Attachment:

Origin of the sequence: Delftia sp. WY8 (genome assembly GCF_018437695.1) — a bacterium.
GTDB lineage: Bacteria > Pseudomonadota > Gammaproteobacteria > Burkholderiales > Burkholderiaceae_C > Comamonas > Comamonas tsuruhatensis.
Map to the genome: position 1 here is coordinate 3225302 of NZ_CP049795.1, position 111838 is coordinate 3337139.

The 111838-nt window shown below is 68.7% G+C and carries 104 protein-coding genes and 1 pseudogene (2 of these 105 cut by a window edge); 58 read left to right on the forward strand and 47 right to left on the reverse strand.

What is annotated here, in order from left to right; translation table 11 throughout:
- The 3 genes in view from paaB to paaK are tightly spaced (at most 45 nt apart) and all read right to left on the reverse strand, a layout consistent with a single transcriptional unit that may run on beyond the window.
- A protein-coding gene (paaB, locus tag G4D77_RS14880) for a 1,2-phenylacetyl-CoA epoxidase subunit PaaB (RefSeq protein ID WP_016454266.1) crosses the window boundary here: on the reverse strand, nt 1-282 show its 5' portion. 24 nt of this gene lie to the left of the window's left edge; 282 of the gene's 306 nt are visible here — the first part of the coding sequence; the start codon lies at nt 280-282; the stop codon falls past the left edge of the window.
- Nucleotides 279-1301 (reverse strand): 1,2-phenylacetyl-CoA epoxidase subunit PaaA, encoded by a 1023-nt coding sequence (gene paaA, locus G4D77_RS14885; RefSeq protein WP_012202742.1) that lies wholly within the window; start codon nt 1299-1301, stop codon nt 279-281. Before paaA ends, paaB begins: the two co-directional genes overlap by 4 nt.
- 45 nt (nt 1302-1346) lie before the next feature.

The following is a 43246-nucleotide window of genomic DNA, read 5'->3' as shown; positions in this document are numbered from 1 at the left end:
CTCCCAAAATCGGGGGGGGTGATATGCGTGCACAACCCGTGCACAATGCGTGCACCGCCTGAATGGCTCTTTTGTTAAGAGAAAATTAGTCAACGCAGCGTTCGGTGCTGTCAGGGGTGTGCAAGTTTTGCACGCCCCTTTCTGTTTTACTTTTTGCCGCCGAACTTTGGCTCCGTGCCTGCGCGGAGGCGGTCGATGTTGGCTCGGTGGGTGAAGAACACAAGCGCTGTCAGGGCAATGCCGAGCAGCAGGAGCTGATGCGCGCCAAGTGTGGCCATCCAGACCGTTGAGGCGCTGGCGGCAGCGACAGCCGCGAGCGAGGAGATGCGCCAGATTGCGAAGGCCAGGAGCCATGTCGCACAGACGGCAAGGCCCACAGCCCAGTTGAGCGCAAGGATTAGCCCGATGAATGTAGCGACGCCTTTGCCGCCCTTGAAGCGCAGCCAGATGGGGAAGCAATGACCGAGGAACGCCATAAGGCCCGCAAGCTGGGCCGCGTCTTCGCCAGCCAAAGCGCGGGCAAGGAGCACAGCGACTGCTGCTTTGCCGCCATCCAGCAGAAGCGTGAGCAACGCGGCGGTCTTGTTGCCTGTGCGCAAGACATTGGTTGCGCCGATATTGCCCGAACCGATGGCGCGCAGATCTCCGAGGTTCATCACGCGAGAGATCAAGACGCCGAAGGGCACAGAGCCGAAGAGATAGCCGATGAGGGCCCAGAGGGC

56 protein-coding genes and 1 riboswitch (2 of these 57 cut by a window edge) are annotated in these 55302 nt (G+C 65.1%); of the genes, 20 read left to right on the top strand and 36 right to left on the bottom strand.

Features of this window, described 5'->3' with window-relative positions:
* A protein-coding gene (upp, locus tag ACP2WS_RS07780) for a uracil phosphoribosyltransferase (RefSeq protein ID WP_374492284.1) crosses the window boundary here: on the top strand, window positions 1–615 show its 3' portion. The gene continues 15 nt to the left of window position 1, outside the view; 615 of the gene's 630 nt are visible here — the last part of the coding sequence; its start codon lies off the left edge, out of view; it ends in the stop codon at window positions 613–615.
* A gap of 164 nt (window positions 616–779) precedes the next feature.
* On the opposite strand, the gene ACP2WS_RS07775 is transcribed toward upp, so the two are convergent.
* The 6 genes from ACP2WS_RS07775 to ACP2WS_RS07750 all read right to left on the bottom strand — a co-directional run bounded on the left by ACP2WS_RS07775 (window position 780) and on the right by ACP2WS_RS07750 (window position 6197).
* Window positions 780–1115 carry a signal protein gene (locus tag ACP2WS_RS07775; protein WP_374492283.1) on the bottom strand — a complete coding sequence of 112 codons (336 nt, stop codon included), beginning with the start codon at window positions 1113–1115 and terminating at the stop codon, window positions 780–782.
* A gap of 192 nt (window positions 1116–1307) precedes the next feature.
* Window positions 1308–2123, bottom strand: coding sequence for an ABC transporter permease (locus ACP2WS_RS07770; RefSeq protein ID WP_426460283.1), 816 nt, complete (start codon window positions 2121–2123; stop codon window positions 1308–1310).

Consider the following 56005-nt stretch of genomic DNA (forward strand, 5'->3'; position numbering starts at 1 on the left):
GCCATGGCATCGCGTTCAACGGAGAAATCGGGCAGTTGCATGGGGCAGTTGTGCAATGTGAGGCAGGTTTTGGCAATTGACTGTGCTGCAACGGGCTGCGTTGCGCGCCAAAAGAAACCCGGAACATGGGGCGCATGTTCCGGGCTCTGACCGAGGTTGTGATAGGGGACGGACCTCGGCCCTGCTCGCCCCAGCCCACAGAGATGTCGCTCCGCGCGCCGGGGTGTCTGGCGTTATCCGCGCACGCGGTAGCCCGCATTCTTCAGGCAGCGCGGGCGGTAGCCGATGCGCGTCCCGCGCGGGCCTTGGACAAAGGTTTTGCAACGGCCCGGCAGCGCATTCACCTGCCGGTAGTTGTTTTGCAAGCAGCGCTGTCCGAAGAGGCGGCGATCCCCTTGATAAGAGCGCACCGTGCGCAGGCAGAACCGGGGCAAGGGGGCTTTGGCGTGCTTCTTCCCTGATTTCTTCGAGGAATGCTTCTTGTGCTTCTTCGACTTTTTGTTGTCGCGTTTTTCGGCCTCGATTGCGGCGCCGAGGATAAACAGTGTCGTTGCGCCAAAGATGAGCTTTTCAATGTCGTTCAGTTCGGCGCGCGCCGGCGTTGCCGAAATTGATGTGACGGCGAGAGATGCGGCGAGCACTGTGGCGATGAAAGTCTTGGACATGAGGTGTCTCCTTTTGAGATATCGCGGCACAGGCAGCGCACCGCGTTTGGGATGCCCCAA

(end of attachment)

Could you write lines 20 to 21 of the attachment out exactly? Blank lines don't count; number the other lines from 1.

* Window positions 1308–2123, bottom strand: coding sequence for an ABC transporter permease (locus ACP2WS_RS07770; RefSeq protein ID WP_426460283.1), 816 nt, complete (start codon window positions 2121–2123; stop codon window positions 1308–1310).

Consider the following 56005-nt stretch of genomic DNA (forward strand, 5'->3'; position numbering starts at 1 on the left):